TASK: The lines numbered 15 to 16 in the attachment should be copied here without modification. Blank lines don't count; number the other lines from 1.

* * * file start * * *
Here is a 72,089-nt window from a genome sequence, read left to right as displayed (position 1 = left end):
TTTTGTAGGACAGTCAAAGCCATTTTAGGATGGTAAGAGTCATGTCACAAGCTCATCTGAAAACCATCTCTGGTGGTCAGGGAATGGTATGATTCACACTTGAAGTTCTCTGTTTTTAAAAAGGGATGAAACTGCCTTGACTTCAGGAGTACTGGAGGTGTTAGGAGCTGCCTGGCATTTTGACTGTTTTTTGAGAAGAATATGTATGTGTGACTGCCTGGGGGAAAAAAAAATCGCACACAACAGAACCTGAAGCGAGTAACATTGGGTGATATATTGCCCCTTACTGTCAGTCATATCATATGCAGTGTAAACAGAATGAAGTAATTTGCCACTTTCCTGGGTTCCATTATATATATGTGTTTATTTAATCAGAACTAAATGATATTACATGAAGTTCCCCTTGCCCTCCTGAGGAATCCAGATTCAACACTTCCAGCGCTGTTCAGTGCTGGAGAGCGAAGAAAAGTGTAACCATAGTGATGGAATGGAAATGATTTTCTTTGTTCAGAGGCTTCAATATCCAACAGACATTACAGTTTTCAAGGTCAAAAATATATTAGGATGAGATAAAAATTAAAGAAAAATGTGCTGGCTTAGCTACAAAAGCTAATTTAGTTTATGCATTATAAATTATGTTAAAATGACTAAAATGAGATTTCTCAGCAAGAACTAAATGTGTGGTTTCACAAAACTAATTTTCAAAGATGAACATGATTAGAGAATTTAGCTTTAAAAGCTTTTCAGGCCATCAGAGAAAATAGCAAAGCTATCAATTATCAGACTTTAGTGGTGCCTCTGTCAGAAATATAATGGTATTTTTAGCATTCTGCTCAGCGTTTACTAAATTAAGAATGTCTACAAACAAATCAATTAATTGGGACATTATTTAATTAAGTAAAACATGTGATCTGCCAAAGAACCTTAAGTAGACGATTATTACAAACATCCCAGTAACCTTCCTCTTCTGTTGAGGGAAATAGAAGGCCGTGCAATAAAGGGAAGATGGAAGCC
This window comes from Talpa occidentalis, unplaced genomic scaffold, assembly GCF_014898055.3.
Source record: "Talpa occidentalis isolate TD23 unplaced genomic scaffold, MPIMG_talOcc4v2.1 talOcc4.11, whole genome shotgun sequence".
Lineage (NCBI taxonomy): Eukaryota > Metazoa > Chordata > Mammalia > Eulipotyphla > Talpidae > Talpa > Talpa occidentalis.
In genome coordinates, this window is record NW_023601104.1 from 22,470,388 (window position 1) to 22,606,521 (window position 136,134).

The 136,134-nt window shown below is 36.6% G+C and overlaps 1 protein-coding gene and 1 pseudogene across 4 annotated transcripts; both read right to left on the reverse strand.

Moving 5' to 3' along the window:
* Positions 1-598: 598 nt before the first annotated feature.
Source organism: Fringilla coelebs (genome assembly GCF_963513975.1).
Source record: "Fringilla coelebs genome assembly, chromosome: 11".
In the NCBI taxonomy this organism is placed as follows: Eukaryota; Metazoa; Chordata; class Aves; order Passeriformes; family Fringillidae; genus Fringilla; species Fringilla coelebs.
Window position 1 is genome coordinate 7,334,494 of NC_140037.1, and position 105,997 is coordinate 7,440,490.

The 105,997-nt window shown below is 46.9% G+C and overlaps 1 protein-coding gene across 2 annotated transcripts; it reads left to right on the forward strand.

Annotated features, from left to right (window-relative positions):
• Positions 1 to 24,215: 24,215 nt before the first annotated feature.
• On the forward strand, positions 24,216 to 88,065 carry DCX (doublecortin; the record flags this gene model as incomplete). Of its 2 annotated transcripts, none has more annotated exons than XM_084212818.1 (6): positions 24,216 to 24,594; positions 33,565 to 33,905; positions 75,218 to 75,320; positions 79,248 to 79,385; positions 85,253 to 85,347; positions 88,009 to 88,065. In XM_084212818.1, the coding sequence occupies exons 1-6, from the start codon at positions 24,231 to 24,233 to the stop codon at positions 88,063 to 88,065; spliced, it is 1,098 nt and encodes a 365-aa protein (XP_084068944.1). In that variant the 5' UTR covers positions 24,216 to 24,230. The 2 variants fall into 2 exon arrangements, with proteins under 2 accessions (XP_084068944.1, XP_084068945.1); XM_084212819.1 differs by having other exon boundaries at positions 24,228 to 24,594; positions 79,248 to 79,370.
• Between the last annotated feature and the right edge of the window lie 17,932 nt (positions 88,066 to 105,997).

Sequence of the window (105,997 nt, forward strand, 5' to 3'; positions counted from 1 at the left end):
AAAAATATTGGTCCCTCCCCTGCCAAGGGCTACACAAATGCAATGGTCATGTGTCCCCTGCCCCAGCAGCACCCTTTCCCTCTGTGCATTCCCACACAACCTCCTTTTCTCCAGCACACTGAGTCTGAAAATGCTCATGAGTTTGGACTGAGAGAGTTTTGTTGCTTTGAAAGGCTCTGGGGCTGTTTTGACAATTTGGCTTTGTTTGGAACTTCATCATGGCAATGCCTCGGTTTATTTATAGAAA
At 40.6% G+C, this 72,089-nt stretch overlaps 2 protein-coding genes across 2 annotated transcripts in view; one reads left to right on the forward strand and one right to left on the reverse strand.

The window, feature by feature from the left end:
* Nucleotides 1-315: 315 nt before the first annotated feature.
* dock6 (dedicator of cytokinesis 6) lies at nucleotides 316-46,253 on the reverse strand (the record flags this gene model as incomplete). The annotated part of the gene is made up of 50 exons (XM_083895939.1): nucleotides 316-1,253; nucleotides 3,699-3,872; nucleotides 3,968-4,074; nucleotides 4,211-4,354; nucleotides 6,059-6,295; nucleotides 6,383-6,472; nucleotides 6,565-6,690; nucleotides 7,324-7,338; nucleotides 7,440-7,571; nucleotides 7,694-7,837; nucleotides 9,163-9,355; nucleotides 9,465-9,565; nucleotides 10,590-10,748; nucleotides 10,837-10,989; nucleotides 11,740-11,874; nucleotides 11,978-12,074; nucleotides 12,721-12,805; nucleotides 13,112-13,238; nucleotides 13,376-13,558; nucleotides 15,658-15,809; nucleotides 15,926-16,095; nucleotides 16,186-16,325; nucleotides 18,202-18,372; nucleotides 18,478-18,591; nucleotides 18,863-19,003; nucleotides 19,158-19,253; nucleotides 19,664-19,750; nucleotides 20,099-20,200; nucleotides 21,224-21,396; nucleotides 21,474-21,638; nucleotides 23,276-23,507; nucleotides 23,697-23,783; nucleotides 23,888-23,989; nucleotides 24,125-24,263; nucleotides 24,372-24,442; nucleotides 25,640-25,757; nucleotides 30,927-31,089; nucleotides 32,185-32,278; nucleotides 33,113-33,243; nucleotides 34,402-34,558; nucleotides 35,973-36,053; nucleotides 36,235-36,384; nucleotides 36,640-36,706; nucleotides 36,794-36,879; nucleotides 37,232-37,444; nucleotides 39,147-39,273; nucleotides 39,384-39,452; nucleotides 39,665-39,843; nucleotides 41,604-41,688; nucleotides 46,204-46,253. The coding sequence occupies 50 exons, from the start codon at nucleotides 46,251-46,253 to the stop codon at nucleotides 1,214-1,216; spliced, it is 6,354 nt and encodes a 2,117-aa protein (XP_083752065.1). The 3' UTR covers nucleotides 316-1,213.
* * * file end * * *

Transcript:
Annotated features, from left to right (window-relative positions):
• Positions 1 to 24,215: 24,215 nt before the first annotated feature.